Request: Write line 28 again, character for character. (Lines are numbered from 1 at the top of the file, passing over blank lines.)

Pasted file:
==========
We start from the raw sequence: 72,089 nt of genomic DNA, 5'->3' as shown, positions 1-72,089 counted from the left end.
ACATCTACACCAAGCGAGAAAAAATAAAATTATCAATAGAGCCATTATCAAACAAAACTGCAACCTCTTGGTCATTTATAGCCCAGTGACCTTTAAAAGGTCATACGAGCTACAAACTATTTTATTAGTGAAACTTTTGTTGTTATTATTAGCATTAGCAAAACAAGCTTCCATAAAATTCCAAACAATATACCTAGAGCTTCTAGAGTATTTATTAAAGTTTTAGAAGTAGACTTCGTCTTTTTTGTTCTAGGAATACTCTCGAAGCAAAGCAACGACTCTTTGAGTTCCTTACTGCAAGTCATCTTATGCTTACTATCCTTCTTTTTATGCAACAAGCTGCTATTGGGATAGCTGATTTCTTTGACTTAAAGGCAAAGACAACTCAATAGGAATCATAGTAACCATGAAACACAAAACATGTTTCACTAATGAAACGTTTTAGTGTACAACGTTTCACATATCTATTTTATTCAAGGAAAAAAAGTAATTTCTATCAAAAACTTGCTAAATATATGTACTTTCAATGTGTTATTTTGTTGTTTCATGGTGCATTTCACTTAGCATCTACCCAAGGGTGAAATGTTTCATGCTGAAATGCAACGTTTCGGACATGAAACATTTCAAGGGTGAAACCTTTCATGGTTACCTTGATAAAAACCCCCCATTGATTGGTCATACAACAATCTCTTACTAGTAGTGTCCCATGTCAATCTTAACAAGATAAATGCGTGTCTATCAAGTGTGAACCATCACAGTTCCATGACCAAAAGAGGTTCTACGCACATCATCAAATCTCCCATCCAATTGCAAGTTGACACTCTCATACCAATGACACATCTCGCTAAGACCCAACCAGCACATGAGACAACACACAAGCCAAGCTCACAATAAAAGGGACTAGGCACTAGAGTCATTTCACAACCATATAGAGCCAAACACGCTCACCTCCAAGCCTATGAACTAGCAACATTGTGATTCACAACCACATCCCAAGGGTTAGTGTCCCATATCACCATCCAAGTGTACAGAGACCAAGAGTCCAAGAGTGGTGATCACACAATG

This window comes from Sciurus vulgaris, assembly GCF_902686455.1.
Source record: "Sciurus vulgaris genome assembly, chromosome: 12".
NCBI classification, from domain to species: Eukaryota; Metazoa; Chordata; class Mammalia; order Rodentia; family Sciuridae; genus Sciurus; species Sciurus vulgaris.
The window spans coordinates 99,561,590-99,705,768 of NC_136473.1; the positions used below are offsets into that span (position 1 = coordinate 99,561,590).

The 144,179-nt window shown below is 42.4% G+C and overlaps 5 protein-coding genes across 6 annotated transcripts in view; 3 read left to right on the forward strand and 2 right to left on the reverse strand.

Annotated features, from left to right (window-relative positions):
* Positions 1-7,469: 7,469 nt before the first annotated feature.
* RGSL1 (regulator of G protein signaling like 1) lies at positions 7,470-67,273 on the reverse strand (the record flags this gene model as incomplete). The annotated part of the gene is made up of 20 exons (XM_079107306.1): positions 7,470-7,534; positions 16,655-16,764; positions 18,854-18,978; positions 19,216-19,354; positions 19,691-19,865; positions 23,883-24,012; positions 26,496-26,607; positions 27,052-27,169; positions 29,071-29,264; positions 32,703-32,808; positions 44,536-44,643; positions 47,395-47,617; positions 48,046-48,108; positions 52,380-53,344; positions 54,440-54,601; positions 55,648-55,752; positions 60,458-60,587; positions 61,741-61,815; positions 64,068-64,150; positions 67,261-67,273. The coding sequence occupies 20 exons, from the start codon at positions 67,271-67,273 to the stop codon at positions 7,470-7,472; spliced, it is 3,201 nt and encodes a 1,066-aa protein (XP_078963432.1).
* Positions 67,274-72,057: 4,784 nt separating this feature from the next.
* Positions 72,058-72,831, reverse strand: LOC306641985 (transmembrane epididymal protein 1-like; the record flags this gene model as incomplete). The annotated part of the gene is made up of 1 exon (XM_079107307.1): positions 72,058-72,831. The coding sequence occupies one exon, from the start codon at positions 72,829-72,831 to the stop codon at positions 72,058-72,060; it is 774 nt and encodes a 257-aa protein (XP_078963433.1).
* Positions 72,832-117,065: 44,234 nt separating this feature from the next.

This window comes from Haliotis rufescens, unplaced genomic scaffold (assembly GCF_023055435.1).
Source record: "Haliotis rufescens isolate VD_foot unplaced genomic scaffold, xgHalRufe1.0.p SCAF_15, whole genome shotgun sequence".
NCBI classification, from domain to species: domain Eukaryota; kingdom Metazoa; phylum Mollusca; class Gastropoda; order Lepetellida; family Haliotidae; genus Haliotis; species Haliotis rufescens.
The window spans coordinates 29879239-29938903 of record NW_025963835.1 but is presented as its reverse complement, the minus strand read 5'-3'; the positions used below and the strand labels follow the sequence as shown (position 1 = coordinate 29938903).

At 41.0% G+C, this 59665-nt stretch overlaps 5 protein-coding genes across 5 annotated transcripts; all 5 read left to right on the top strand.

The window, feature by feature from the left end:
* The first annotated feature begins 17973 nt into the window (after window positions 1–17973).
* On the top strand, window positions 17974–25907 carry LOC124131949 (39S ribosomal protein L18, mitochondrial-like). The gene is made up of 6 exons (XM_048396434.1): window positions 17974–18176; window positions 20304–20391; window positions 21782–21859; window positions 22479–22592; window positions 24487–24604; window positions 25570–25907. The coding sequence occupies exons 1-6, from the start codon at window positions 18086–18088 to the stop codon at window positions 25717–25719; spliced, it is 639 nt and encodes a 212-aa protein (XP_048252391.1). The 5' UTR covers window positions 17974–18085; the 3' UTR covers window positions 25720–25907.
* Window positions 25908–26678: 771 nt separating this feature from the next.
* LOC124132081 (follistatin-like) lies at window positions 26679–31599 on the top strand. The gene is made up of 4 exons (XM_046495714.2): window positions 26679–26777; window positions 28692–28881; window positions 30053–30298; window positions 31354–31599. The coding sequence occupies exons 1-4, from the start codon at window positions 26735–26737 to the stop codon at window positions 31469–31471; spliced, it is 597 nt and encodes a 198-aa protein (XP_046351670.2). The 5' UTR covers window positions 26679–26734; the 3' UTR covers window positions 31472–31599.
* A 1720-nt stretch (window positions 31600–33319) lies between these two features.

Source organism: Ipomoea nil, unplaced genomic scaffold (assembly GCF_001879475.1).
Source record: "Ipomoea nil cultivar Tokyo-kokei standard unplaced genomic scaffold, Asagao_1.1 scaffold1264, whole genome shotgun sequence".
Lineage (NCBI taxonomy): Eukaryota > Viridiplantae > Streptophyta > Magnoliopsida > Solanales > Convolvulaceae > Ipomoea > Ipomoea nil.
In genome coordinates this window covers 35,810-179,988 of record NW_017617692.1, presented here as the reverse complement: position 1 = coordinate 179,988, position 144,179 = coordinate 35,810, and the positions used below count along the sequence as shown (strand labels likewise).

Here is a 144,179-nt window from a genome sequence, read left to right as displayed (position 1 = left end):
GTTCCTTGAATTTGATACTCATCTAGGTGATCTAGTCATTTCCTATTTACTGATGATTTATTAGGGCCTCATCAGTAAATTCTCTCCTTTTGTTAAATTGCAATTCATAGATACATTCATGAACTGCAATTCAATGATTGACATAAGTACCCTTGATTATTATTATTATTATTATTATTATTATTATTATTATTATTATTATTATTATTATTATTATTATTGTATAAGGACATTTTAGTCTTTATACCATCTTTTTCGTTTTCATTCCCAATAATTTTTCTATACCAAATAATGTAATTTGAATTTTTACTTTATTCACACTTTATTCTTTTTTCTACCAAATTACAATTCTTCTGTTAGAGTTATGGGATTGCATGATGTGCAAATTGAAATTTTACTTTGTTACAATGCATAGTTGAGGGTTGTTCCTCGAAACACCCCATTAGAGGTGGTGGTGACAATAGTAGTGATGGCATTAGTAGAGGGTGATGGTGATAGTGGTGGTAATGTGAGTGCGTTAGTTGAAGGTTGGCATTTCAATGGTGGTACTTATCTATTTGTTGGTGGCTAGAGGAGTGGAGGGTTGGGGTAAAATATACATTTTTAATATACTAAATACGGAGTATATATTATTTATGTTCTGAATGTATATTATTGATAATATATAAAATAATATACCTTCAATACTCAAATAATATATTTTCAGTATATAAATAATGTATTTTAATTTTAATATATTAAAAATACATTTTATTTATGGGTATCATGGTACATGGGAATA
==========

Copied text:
In genome coordinates this window covers 35,810-179,988 of record NW_017617692.1, presented here as the reverse complement: position 1 = coordinate 179,988, position 144,179 = coordinate 35,810, and the positions used below count along the sequence as shown (strand labels likewise).